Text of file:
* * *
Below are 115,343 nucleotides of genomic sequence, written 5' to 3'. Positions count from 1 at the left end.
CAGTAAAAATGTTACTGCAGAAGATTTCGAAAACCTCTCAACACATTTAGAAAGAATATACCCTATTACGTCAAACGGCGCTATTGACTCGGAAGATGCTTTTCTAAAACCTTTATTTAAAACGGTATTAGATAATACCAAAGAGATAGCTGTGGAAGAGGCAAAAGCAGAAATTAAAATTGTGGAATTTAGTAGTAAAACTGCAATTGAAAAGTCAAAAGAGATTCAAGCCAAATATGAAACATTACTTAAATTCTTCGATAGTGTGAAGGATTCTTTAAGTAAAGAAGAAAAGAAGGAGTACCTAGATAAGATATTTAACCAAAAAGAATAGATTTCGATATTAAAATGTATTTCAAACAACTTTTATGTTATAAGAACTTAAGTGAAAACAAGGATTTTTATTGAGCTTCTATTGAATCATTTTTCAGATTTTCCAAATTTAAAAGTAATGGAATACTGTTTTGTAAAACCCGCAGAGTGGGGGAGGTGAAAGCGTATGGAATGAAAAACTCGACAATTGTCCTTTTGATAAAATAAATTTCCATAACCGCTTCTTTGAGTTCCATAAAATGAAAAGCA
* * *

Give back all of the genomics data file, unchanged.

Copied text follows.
Below are 115,343 nucleotides of genomic sequence, written 5' to 3'. Positions count from 1 at the left end.
CAGTAAAAATGTTACTGCAGAAGATTTCGAAAACCTCTCAACACATTTAGAAAGAATATACCCTATTACGTCAAACGGCGCTATTGACTCGGAAGATGCTTTTCTAAAACCTTTATTTAAAACGGTATTAGATAATACCAAAGAGATAGCTGTGGAAGAGGCAAAAGCAGAAATTAAAATTGTGGAATTTAGTAGTAAAACTGCAATTGAAAAGTCAAAAGAGATTCAAGCCAAATATGAAACATTACTTAAATTCTTCGATAGTGTGAAGGATTCTTTAAGTAAAGAAGAAAAGAAGGAGTACCTAGATAAGATATTTAACCAAAAAGAATAGATTTCGATATTAAAATGTATTTCAAACAACTTTTATGTTATAAGAACTTAAGTGAAAACAAGGATTTTTATTGAGCTTCTATTGAATCATTTTTCAGATTTTCCAAATTTAAAAGTAATGGAATACTGTTTTGTAAAACCCGCAGAGTGGGGGAGGTGAAAGCGTATGGAATGAAAAACTCGACAATTGTCCTTTTGATAAAATAAATTTCCATAACCGCTTCTTTGAGTTCCATAAAATGAAAAGCA